Music lovers who have watched the "authenticity" (period instrument) wars of the 1980s and 1990s could be excused for forgetting that Richard Taruskin is a musicologist and professor by trade, not a professional critic. For it is as an essayist and critic (if not a professional gadfly) that he has made a real impact on American musical culture. Indeed, in early-music circles, and even in the marketing of period-instrument performances by record labels, the word authentic
has been abandoned almost entirely--and this is due largely to Taruskin's impassioned arguments (and his ability to get them published in places like The New York Times
Text & Act is a collection of Taruskin's most important (or, at least, most inflammatory) essays and articles on the subject of authenticity in the performance of 18th- and 19th-century music. These are the pieces that got Taruskin a reputation for being a flame-thrower; many fans of what is now called HIP (historically informed performance) have gotten the idea that Taruskin is the enemy of everything HIP stands for. They should have a look at this book: they'll see that he actually applauds many of the HIP movement's achievements. (In fact, Taruskin was himself a Baroque cellist and a founding member of the New York period-instrument orchestra Concert Royal.) What he skewers mercilessly are the pretensions and a few of the assumptions on which HIP was originally based and that it used to market itself.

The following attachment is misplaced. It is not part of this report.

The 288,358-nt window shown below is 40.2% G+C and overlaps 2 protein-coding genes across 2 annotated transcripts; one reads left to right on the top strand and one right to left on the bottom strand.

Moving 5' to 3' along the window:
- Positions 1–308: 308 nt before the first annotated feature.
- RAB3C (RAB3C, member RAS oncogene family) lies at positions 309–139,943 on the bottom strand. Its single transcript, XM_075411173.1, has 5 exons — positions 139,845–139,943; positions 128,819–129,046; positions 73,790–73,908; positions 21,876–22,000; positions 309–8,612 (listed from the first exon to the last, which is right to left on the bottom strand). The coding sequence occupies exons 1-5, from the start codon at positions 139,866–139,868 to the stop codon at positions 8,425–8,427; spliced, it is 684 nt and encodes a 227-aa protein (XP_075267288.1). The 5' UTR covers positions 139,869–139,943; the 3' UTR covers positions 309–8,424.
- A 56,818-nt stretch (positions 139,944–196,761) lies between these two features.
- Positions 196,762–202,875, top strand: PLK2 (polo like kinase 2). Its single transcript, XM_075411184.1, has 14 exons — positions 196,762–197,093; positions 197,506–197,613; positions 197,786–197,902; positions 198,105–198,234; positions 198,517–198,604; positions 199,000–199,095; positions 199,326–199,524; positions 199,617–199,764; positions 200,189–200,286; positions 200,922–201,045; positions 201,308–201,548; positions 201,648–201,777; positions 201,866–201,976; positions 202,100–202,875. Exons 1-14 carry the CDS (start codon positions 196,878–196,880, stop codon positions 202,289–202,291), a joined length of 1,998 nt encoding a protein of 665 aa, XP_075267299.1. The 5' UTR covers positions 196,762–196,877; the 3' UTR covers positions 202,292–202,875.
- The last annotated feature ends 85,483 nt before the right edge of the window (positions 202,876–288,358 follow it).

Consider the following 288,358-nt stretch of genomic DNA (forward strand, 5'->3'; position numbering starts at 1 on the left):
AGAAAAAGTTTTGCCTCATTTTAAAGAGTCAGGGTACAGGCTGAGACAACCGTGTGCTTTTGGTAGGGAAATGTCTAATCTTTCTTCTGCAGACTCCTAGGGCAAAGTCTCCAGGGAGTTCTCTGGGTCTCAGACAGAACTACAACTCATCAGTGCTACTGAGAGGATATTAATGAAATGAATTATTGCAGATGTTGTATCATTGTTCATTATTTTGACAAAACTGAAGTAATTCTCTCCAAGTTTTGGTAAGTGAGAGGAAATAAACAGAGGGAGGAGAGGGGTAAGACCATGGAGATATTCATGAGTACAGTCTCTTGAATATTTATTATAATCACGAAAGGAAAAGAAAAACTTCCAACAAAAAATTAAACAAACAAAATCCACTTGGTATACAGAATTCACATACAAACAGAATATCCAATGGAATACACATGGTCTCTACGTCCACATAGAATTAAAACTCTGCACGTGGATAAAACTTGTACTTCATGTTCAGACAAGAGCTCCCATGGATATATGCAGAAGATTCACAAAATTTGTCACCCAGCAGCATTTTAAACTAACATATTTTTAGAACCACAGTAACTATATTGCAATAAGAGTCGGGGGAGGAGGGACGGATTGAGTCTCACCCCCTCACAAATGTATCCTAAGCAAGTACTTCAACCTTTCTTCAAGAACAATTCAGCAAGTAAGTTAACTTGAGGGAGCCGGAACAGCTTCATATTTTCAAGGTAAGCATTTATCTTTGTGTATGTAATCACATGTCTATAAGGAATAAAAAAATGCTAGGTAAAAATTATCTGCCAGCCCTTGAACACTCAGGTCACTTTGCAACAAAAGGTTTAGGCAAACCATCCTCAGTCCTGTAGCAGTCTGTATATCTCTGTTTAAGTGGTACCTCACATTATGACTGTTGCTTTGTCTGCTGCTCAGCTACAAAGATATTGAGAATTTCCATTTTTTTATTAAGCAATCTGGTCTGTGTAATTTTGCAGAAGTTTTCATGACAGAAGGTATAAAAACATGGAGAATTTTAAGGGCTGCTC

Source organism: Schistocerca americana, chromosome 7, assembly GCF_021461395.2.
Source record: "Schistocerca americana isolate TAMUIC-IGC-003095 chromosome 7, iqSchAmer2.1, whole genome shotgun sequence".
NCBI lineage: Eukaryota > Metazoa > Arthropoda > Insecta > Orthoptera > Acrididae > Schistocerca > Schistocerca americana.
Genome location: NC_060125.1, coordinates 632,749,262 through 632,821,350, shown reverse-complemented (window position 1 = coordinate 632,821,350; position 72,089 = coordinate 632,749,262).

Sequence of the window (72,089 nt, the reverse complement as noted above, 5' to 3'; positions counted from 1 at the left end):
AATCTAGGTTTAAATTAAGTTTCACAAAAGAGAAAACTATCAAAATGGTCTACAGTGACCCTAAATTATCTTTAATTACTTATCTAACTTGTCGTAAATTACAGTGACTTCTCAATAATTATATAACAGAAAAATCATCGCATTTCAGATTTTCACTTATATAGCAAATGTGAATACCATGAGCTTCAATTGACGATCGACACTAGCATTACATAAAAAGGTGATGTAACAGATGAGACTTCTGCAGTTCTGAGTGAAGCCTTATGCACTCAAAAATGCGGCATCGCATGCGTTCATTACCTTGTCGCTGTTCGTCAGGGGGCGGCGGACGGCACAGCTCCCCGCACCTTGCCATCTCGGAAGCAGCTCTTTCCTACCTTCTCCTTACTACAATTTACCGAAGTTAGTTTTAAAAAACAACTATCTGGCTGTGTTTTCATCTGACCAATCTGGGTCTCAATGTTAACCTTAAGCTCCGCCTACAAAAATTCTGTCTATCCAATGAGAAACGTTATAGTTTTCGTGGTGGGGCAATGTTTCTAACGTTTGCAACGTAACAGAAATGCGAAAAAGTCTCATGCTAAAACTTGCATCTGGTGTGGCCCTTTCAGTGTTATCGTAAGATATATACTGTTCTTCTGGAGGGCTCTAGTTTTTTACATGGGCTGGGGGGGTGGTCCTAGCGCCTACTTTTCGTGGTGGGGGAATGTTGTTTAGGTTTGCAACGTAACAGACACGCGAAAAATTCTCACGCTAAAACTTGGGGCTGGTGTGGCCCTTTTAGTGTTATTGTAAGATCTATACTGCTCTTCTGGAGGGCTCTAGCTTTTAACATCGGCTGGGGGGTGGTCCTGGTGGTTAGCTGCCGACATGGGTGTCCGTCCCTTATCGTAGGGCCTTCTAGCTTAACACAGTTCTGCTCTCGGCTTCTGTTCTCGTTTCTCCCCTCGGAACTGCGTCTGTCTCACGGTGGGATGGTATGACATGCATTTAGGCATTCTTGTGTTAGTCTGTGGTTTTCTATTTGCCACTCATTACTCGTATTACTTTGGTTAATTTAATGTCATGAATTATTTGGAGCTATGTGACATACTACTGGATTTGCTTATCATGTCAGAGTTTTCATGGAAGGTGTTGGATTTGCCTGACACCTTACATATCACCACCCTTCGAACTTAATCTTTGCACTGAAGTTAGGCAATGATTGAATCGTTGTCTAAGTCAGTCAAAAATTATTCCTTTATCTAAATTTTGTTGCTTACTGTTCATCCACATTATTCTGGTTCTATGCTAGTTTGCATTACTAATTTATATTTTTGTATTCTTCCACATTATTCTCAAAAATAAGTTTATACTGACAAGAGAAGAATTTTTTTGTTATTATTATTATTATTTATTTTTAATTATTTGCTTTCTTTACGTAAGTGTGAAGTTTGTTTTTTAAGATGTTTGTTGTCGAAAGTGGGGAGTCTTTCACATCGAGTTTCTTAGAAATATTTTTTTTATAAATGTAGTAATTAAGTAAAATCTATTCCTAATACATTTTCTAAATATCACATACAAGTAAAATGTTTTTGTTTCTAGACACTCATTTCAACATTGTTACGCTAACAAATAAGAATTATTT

Readers will also see why Taruskin has deeply infuriated so many people. He regularly makes inflammatory (if not downright insulting) statements at the outset of an essay and then backpedals in the middle. He quotes a statement by another writer or musician, draws implications from that statement that are far more extensive than the speaker apparently intended, and then demolishes those implications and often mocks the unwitting speaker. Especially in his introduction (which I recommend you skip until you've read the rest of the book), he continues to fight battles that he has already won, even as he seems to brag of his triumphs.
Nevertheless, Taruskin's main points are persuasive. They may even seem obvious, but all too many musicians seem to have forgotten them. "Authenticity" in the sense of a faithful re-creation of the composer's intentions and preferred conditions of performance is simply not an achievable goal. We can't know the composer's real intentions (he or she is almost certainly dead), and re-creating original performance conditions is unfeasible (we can't spend the equivalent of the unlimited budget Louis XIV had for his operas, and there are no more French nobles trained in Baroque dance to do the ballets), if not impossible (there are no more 14-year-old boy sopranos to sing Taverner's masses or Bach's soprano solos). There's no point in having as a goal a performance that would please the composer--again, the composer is (as a rule) dead. What's important is a performance that pleases us, the people performing and listening to the music now. So for anyone who wants to understand the early-music revival of the late 20th century and the debates surrounding it, this book is indispensable. Just don't be surprised if you want to smack the author every so often. --Matthew Westphal